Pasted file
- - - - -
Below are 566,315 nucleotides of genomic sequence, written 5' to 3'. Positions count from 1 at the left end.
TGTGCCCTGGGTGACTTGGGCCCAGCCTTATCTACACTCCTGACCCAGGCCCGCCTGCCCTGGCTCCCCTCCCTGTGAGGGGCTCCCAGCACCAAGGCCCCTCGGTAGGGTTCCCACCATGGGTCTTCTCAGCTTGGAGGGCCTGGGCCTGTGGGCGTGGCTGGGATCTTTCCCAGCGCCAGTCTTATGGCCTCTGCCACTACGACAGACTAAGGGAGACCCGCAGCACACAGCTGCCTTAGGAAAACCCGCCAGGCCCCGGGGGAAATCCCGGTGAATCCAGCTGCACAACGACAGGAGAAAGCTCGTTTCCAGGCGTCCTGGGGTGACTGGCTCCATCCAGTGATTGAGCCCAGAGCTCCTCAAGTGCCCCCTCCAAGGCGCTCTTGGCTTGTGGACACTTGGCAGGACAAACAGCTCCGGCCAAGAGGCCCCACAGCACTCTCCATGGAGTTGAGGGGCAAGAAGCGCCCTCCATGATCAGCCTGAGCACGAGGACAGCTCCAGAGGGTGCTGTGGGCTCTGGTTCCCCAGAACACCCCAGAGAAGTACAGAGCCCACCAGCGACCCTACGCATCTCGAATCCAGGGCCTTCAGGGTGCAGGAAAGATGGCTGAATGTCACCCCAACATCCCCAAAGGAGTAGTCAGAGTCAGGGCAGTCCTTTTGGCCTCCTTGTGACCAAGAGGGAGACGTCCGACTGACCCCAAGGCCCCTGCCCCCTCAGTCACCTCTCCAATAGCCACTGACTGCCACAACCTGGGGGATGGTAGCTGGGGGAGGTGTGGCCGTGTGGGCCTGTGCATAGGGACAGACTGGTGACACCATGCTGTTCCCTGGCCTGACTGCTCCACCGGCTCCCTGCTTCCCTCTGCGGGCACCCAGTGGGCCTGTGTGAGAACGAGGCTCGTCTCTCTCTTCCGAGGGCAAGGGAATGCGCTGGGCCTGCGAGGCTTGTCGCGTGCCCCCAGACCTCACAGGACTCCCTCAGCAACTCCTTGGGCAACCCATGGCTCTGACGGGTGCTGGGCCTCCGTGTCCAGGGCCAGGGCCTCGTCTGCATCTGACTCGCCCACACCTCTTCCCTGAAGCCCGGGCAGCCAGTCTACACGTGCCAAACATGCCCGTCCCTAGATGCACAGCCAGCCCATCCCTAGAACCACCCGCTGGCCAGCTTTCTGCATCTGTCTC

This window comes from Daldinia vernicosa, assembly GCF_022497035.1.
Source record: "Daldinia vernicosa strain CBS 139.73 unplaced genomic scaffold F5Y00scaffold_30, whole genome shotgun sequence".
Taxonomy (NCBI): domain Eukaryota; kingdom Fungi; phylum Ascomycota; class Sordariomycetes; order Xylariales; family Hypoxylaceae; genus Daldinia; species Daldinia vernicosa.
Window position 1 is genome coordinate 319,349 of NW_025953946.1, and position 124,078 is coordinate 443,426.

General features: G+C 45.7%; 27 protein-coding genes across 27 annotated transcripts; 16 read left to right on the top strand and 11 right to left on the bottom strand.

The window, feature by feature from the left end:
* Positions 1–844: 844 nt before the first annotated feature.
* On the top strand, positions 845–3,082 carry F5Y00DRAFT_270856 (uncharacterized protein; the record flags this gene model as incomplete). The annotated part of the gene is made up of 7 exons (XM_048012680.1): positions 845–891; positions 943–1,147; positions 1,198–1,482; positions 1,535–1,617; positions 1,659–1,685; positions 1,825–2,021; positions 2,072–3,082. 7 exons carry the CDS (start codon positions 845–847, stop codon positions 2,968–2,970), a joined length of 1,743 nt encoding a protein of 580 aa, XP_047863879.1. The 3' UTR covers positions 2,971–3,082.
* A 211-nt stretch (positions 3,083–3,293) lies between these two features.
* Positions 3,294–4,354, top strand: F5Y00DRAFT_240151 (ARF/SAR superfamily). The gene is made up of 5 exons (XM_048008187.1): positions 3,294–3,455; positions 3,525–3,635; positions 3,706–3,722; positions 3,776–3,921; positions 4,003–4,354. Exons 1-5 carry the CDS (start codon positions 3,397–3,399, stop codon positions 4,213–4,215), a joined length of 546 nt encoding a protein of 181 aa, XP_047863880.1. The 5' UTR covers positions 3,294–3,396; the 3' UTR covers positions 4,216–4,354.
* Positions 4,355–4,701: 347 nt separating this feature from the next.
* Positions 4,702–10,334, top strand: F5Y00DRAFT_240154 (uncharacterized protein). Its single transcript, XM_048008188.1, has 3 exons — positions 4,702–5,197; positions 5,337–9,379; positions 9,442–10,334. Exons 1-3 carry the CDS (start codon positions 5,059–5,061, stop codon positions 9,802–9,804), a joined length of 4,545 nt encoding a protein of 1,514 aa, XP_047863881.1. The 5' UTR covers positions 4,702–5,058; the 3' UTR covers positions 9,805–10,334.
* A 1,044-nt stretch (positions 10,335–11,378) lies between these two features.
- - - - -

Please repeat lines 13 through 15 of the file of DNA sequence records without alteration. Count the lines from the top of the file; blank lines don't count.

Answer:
* Positions 4,355–4,701: 347 nt separating this feature from the next.
* Positions 4,702–10,334, top strand: F5Y00DRAFT_240154 (uncharacterized protein). Its single transcript, XM_048008188.1, has 3 exons — positions 4,702–5,197; positions 5,337–9,379; positions 9,442–10,334. Exons 1-3 carry the CDS (start codon positions 5,059–5,061, stop codon positions 9,802–9,804), a joined length of 4,545 nt encoding a protein of 1,514 aa, XP_047863881.1. The 5' UTR covers positions 4,702–5,058; the 3' UTR covers positions 9,805–10,334.
* A 1,044-nt stretch (positions 10,335–11,378) lies between these two features.